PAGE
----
TORONTO - The head of Ontario's embattled workplace
insurance agency should not have held a lobbying session at one of Ottawa's
most expensive downtown steakhouses, opposition critics said yesterday, calling
the affair an inappropriate use of public money.
Conservative MPP Tim Hudak said Steve Mahoney, chairman of
the Workplace Safety Insurance Board, was trying to "show off" to former
colleagues in Ottawa when he held a reception at Hy's Steakhouse on May 5. Mr.
Mahoney is a former Liberal MP and MPP who served as secretary of state for
Crown corporations in the Jean Chrétien government.
"They went to the swankiest bar in all of Ottawa, the
Martini Ranch at Hy's Steakhouse, so Mr. Mahoney could show off what a big man
on campus he was to his former Liberal friends," Mr. Hudak said. "It was an
inappropriate use of funds that were supposed to be for injured workers."
Mr. Mahoney yesterday said he held the two-hour reception
on May 5 to lobby federal MPs on two issues: the continued recognition of a
national day of mourning for workers killed on the job, and the addition of the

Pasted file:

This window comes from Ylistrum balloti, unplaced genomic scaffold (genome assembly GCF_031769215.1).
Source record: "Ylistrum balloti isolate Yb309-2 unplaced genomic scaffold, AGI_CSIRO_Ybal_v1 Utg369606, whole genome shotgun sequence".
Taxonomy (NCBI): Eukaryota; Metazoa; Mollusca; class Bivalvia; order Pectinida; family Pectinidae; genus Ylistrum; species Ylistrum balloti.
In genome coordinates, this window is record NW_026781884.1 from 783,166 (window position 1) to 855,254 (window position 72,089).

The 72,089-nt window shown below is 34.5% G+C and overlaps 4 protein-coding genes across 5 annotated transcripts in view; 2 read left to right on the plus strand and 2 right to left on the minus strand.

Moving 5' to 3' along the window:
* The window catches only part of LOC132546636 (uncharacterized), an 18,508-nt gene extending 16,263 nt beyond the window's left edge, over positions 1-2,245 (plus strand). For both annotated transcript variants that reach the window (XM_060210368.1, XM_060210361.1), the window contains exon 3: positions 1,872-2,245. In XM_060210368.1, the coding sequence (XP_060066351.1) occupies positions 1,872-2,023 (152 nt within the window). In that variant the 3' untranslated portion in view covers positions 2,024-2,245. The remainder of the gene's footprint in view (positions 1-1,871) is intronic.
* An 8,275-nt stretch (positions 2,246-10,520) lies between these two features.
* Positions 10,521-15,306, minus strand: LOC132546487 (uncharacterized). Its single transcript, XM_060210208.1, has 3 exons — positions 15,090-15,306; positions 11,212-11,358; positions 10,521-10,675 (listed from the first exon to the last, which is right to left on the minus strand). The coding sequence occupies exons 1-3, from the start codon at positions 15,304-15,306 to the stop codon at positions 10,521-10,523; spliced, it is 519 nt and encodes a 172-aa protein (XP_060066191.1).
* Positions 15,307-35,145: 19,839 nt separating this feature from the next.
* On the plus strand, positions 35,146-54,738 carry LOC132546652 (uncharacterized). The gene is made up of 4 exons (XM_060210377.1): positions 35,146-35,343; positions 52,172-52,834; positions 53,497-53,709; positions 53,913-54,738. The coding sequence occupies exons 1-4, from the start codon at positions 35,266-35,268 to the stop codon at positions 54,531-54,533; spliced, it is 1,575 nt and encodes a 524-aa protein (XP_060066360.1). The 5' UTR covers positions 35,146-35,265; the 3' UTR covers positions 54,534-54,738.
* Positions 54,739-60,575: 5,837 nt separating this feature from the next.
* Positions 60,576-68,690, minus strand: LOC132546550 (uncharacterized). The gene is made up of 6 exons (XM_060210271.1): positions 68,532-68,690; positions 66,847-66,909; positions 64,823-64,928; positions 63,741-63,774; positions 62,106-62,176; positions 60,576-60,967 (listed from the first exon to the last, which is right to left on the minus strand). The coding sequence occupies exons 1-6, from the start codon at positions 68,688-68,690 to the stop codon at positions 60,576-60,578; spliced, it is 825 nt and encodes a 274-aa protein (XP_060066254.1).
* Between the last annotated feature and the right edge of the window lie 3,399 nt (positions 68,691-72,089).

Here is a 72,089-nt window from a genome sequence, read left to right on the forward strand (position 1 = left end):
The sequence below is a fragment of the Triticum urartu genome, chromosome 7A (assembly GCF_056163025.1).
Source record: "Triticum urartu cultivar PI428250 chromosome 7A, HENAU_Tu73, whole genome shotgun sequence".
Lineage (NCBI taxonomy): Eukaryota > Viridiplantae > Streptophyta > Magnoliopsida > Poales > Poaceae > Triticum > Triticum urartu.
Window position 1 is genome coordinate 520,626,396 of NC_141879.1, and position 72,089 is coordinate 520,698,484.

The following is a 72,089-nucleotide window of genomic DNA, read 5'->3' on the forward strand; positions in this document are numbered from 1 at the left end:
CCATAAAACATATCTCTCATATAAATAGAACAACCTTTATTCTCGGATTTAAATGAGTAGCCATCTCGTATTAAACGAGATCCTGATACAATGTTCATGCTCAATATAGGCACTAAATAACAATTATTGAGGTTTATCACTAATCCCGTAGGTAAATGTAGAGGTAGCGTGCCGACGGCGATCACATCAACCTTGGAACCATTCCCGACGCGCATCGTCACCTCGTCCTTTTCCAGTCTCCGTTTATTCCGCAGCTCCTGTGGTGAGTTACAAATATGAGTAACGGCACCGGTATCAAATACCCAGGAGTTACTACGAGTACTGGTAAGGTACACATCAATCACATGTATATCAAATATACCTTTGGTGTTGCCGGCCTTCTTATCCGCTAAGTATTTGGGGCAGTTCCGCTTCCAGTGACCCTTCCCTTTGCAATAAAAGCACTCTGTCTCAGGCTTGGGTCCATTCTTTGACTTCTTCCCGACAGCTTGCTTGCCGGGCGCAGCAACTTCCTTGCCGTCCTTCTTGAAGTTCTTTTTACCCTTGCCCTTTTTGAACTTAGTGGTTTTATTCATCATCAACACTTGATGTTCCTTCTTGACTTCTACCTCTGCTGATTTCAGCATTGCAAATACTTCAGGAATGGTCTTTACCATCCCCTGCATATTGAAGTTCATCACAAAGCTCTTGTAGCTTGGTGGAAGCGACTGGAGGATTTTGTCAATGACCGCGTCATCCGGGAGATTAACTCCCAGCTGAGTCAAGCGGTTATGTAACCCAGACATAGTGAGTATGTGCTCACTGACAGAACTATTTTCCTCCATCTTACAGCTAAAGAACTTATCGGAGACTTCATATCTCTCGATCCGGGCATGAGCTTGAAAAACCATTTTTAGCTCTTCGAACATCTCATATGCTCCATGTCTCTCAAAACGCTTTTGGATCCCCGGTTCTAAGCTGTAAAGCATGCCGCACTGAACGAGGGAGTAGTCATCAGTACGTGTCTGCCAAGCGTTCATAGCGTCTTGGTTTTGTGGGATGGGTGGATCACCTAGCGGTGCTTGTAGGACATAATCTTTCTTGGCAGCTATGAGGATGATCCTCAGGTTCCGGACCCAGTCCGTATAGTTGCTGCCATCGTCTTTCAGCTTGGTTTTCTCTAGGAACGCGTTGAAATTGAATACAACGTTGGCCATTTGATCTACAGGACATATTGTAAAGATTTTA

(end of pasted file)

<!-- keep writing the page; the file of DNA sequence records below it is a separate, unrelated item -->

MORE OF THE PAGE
WSIB as a secured creditor in business bankruptcy.
He said the reception cost less than $1,000 and was
attended by Conservative MPs, Justice Minister Rob Nicholson, whip Jay Hill and
members of the finance minister's office. Speaker of the House Peter Milliken
was there, as were fellow Liberal MPs John McKay, Karen Redman and Wayne
Mr. Mahoney said the expense was "money well invested" and
insisted he was not spending taxpayer dollars.
"There's no taxpayer money at all in this," he said. "The
WSIB is not funded by taxpayers, they're funded by employer premiums."
However, Labour Minister Brad Duguid, who appeared caught
off guard by reports about the event, described the WSIB as very much a
guardian of public dollars.
"I will be speaking to him that indeed that the message is
sent that we want to make sure that any expenditure of taxpayers dollars is
done responsibly," Mr. Duguid said.
Mr. Mahoney said he personally paid for a portion of the
evening's expense. "Any alcohol that was consumed was all paid for by me. I
held a private dinner afterwards and I picked up the tab. ... It was a personal
expense by me."
Other critics wondered about that logic.
"If he can pick up the booze, he should pick up the
steak," said New Democratic MPP Peter Kormos, who, along with leader Howard
Hampton, is calling for Mr. Mahoney to resign from his post. "Why does he feel
guilty about paying the liquor portion to the WSIB premium payers, but he
doesn't feel guilty about charging 50 steaks?"
Mr. Mahoney, who was appointed to the helm of the WSIB in
April 2006, came under fire last month for a WSIB program that has given
millions of dollars in rebates to companies prosecuted and fined by another arm
of the government for workplace deaths and injuries.
In many cases, the value of the rebates far exceeded the
amount of the fines. Premier Dalton McGuinty has called some of those
discoveries, unearthed by the Toronto Star, an "embarrassment."